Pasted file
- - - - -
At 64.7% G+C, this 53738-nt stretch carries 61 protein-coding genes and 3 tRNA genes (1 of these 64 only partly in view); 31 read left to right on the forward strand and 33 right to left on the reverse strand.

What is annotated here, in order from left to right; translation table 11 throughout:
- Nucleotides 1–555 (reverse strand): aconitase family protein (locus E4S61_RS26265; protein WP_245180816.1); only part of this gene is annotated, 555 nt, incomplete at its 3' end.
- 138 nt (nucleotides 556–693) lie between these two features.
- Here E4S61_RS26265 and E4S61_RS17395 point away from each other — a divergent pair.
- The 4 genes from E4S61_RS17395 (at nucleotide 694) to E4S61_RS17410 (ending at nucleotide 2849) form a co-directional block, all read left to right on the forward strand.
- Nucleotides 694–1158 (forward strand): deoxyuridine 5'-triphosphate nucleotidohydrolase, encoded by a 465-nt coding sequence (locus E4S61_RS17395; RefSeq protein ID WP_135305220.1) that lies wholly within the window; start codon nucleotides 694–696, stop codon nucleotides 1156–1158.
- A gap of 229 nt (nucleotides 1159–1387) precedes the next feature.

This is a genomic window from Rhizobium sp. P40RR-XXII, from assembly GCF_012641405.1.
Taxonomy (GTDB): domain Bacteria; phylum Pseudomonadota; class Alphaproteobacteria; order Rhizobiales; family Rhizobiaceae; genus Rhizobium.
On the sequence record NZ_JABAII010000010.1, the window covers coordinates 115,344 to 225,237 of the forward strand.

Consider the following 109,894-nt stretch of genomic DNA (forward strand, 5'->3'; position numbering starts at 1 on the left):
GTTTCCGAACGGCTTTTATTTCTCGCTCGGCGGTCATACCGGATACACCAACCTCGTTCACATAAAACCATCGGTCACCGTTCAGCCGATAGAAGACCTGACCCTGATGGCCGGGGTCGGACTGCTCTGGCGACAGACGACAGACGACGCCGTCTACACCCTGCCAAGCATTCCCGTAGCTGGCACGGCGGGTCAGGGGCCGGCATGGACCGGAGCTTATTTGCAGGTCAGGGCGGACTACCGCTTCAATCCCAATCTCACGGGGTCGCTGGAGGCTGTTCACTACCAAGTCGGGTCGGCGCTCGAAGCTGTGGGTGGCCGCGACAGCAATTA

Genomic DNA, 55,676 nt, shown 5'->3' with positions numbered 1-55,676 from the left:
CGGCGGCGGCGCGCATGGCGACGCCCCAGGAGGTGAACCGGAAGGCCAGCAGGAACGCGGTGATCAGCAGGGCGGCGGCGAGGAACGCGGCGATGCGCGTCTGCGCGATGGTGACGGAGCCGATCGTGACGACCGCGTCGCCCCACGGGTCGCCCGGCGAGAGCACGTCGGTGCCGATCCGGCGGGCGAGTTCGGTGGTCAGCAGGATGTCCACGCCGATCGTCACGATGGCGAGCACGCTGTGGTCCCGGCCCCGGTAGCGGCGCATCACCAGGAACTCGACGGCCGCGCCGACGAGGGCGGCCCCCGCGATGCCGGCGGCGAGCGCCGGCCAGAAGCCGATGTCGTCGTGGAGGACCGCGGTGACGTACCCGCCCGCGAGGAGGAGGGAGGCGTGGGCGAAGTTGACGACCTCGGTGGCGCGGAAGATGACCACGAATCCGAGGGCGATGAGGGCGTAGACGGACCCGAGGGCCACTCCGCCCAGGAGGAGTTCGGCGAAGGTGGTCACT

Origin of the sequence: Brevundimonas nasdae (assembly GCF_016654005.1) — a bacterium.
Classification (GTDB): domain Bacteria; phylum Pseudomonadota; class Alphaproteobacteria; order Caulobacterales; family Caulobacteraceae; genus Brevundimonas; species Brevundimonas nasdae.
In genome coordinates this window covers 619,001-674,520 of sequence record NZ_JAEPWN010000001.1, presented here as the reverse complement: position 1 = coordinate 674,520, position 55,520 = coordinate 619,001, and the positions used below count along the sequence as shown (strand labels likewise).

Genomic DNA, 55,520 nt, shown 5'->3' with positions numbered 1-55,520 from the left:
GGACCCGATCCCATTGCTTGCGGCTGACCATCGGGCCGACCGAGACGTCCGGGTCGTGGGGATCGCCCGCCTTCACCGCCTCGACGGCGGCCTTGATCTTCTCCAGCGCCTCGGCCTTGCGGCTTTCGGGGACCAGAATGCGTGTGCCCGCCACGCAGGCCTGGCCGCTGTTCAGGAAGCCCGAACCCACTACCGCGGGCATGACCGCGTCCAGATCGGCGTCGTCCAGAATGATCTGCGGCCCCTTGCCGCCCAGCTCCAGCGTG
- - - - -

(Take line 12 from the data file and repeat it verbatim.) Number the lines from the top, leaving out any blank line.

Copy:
Consider the following 109,894-nt stretch of genomic DNA (forward strand, 5'->3'; position numbering starts at 1 on the left):